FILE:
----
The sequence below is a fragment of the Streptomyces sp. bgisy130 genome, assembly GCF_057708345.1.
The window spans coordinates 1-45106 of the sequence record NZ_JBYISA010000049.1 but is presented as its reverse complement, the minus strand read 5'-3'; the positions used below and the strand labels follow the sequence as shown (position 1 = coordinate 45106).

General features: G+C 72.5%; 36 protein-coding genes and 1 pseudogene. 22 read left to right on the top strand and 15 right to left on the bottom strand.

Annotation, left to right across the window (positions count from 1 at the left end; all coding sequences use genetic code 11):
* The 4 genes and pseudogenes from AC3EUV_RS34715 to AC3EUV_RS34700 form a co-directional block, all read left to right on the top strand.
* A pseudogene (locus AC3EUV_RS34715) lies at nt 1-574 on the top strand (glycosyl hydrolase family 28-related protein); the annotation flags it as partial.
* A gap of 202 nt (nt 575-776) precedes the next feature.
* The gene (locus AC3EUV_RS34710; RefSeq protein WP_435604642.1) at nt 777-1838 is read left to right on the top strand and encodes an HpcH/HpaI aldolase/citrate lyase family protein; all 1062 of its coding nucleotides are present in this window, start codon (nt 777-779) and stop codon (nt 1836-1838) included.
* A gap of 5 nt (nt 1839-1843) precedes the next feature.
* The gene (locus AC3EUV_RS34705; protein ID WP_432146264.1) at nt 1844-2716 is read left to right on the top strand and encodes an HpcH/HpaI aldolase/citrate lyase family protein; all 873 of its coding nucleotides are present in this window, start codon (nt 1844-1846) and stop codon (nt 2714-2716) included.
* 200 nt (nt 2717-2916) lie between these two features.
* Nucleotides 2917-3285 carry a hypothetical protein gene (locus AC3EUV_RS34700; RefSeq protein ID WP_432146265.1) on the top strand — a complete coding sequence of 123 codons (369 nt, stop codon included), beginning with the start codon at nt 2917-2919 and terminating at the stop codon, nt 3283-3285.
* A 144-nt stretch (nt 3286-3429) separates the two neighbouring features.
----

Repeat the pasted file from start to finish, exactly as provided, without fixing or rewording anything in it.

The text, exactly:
The sequence below is a fragment of the Streptomyces sp. bgisy130 genome, assembly GCF_057708345.1.
The window spans coordinates 1-45106 of the sequence record NZ_JBYISA010000049.1 but is presented as its reverse complement, the minus strand read 5'-3'; the positions used below and the strand labels follow the sequence as shown (position 1 = coordinate 45106).

General features: G+C 72.5%; 36 protein-coding genes and 1 pseudogene. 22 read left to right on the top strand and 15 right to left on the bottom strand.

Annotation, left to right across the window (positions count from 1 at the left end; all coding sequences use genetic code 11):
* The 4 genes and pseudogenes from AC3EUV_RS34715 to AC3EUV_RS34700 form a co-directional block, all read left to right on the top strand.
* A pseudogene (locus AC3EUV_RS34715) lies at nt 1-574 on the top strand (glycosyl hydrolase family 28-related protein); the annotation flags it as partial.
* A gap of 202 nt (nt 575-776) precedes the next feature.
* The gene (locus AC3EUV_RS34710; RefSeq protein WP_435604642.1) at nt 777-1838 is read left to right on the top strand and encodes an HpcH/HpaI aldolase/citrate lyase family protein; all 1062 of its coding nucleotides are present in this window, start codon (nt 777-779) and stop codon (nt 1836-1838) included.
* A gap of 5 nt (nt 1839-1843) precedes the next feature.
* The gene (locus AC3EUV_RS34705; protein ID WP_432146264.1) at nt 1844-2716 is read left to right on the top strand and encodes an HpcH/HpaI aldolase/citrate lyase family protein; all 873 of its coding nucleotides are present in this window, start codon (nt 1844-1846) and stop codon (nt 2714-2716) included.
* 200 nt (nt 2717-2916) lie between these two features.
* Nucleotides 2917-3285 carry a hypothetical protein gene (locus AC3EUV_RS34700; RefSeq protein ID WP_432146265.1) on the top strand — a complete coding sequence of 123 codons (369 nt, stop codon included), beginning with the start codon at nt 2917-2919 and terminating at the stop codon, nt 3283-3285.
* A 144-nt stretch (nt 3286-3429) separates the two neighbouring features.